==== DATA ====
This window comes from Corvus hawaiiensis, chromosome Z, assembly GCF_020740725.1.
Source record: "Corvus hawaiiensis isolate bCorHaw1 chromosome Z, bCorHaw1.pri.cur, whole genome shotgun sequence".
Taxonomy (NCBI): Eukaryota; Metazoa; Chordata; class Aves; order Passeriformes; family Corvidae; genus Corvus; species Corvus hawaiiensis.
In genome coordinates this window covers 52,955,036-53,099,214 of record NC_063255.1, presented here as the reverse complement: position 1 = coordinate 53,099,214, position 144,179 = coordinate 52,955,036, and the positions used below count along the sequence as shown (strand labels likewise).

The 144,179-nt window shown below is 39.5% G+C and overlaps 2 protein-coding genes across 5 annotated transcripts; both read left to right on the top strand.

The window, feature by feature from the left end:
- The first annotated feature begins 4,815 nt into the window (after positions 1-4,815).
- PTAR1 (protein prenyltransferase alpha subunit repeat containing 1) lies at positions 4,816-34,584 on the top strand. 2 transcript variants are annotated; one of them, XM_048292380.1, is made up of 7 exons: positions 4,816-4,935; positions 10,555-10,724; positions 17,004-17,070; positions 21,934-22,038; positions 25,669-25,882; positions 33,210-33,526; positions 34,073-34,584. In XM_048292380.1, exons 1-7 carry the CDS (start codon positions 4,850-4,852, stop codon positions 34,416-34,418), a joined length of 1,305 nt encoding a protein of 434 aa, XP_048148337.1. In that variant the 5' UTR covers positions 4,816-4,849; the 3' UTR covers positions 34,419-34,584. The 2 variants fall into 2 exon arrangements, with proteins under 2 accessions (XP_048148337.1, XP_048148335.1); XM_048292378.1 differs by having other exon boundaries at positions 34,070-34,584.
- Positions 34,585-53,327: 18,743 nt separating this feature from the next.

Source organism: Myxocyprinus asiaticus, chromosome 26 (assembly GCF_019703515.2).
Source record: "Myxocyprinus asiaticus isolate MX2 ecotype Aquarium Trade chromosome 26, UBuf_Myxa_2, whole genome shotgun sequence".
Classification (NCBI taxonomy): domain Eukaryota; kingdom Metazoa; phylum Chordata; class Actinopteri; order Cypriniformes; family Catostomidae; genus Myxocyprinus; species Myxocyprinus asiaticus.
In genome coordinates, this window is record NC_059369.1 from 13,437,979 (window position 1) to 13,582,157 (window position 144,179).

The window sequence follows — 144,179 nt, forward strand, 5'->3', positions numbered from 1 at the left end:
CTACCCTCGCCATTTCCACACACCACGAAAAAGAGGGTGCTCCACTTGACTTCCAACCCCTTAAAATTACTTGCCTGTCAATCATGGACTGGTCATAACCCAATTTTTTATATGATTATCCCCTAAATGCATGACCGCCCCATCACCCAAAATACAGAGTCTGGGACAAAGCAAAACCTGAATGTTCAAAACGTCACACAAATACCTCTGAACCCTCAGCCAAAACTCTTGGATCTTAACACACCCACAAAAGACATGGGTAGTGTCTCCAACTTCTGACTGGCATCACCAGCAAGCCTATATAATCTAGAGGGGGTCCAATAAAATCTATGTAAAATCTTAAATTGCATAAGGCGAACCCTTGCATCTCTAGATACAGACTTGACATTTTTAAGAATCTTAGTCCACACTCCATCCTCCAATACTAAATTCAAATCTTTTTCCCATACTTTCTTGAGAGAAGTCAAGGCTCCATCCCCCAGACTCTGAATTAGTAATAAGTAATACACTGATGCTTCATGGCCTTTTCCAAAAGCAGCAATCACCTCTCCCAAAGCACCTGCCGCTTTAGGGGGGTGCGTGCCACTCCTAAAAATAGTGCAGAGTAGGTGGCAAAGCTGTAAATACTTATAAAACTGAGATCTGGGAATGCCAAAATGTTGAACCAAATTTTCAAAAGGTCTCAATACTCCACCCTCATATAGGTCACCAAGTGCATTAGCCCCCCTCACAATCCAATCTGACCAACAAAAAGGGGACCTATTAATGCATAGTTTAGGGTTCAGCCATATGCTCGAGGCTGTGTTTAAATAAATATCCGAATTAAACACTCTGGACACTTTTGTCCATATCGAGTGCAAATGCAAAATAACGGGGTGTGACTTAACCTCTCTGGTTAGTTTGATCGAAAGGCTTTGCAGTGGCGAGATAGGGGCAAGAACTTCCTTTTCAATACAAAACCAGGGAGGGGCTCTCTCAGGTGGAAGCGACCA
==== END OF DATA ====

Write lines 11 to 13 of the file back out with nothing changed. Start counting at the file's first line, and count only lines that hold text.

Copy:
Source record: "Myxocyprinus asiaticus isolate MX2 ecotype Aquarium Trade chromosome 26, UBuf_Myxa_2, whole genome shotgun sequence".
Classification (NCBI taxonomy): domain Eukaryota; kingdom Metazoa; phylum Chordata; class Actinopteri; order Cypriniformes; family Catostomidae; genus Myxocyprinus; species Myxocyprinus asiaticus.
In genome coordinates, this window is record NC_059369.1 from 13,437,979 (window position 1) to 13,582,157 (window position 144,179).